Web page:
Review of A Giant Sparrow’s “What Remains of Edith Finch?”

Put the book down! I mean it. Put it down!

A little wierded out by what I just said because I’m an editor and book lover? Don’t worry, I haven’t lost my mind or anything; I just want to bring  up another way to enjoy the beauty of storytelling. Storytelling is the one gripping detail that ties all of my interests together.

I’m really happy I stumbled across this game! This past week, after long days of staring at printed words running across a computer screen and more printed words peppered neatly across sheets of paper, the last thing I wanted was to look at a book. So, I searched through Steam–my account is InsanePizza3 by the way, if you’re on–and found What Remains of Edith Finch.

The PC game version cost me just $20. And though its strong story-base means there’s not much left in terms of replayability or open world-freedom, like in Fallout 4 and Skyrim, What Remains of Edith Finch is still a great experience worth having.

What Remains of Edith Finch’s book-style home screen.
Words that unfold on-screen, white orbs and hand icons lead the player.

What Remains of Edith Finch is an interactive storybook-style game that tells the player the legacy of the cursed Finch family. After several deaths and years passing, a surviving descendant of the Finches returns back to the property to revisit the past. It is here that the player is invited to dive into the worlds of the Finch family to uncover each member’s heartbreaking story.

I really loved that playing this game was like reading an interactive book, with words even popping up on-screen. The gameplay is simple enough for those unfamiliar with gaming to catch on quickly. There was only one story, the one about Gregory Finch,  where I struggled a bit because it wasn’t obvious to me that I needed to knock down a bar of soap! By far, my favorite Finch’s story is Lewis’, a Finch uncle who floats farther and farther into his fantasy world after getting a job at a fish cannery.  The “Lewis part” is beautifully illustrated; the player visits his tower-like home; as the player travels through Lewis’ story the player simultaneously works the conveyor belt and travels through mazes and sails a ship; and you get to watch Lewis crowned ruler.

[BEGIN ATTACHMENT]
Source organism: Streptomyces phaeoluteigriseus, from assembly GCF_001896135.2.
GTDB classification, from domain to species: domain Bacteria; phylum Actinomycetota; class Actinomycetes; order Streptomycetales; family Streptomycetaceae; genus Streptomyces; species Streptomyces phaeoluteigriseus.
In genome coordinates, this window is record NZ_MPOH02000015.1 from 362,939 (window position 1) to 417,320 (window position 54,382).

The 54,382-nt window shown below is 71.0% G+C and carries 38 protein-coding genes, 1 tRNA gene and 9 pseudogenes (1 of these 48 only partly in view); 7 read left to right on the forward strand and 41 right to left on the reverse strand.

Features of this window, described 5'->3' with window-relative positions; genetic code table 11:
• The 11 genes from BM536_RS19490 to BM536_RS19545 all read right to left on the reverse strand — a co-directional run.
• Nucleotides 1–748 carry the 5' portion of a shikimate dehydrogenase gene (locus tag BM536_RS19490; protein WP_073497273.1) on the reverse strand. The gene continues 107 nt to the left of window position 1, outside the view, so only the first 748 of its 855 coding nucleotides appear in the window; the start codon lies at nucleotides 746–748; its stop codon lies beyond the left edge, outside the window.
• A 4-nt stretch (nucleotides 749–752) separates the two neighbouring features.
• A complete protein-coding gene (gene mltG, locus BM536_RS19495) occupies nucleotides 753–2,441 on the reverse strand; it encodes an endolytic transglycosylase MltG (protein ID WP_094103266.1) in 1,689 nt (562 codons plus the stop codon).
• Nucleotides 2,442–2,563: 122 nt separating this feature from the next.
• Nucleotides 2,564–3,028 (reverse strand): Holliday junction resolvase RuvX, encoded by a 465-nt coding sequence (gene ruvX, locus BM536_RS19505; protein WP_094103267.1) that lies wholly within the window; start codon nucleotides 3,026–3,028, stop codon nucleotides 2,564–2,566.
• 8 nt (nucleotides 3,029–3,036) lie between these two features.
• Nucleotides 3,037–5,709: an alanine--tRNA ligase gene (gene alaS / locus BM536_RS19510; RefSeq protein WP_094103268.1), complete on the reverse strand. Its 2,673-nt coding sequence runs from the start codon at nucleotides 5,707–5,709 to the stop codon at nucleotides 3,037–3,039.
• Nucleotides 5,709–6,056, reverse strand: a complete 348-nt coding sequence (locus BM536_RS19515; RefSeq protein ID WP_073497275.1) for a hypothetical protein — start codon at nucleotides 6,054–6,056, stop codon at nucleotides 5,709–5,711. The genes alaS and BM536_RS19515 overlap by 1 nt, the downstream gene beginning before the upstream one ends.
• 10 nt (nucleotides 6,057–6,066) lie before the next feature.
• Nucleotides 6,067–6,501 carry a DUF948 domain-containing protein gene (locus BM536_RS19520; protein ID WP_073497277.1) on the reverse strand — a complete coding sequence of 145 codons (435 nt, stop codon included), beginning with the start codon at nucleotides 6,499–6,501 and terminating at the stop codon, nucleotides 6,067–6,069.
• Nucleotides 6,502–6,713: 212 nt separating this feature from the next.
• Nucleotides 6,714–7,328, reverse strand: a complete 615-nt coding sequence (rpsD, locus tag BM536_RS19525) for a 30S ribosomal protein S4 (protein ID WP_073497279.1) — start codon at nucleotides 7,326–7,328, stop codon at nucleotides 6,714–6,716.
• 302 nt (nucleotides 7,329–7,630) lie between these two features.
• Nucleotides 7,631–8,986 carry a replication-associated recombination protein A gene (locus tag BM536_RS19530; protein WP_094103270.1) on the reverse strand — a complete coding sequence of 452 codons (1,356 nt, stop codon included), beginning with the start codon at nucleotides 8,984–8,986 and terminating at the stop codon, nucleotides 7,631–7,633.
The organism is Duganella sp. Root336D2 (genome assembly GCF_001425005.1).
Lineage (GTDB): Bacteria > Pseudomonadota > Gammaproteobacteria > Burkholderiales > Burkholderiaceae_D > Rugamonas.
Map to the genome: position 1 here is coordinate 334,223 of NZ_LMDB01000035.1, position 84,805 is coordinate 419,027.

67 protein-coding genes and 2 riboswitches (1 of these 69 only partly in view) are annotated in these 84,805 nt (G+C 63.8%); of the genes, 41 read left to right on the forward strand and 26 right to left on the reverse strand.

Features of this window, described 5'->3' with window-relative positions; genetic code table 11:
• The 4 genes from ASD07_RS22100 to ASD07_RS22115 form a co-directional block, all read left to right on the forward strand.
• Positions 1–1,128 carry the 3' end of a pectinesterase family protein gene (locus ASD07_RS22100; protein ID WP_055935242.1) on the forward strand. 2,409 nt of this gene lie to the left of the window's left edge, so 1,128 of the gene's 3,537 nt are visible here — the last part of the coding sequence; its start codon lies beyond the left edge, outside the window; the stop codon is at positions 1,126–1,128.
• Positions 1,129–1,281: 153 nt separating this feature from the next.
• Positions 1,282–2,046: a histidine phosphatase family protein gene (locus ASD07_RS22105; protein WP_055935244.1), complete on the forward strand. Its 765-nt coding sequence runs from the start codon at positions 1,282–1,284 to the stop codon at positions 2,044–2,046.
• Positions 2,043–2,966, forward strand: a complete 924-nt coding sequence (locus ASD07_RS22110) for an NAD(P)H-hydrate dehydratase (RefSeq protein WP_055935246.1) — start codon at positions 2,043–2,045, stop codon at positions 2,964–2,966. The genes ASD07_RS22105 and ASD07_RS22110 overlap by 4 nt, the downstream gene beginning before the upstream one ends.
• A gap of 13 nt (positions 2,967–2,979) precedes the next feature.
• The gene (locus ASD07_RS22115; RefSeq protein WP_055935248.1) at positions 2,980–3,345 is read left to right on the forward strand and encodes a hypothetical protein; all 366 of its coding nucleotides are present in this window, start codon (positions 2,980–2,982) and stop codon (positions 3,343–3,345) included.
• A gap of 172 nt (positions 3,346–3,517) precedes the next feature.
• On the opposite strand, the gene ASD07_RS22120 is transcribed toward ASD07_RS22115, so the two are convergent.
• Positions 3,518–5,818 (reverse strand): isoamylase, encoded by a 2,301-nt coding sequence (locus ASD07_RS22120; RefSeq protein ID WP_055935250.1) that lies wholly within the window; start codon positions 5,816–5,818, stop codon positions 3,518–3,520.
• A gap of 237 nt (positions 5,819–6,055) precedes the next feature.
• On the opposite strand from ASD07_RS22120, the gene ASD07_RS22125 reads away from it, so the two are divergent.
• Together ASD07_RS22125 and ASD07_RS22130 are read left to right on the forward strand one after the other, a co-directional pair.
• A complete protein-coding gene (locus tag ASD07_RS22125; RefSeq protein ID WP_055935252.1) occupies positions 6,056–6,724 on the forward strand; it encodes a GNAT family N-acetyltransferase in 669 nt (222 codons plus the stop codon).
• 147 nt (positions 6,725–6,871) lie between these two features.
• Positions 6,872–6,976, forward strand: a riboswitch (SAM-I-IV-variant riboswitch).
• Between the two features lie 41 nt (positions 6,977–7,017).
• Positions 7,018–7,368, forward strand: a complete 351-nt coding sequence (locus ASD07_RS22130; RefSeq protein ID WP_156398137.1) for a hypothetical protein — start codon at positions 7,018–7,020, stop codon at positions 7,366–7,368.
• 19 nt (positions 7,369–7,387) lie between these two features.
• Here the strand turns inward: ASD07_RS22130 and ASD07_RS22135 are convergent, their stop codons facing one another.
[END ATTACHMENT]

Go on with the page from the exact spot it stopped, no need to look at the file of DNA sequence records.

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Gregory Finch’s story takes place in a bathtub.
The player is immersed into a secret passage-rich world with unexpected entrances.

My only gripes are that the game isn’t just figuratively dark–it’s literally dark even with the game’s brightness turned all the way up. I also wish that it had been longer! You can blow through the game in just a few hours if you rush through it; but, this is just a personal gripe because I just wasn’t ready for the game to end when it did.

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Molly’s room is dark and beautiful–literally and figuratively.

I’m looking forward to seeing what else Giant Sparrow and Annapurna Interactive have in store for the future. Giant Sparrow is currently working on a new project with little publicized details to date. Hopefully, they’re working on another award-winning game like What Remains of Edith Finch.

For more on this game and a complete listing of the awards it’s received visit: .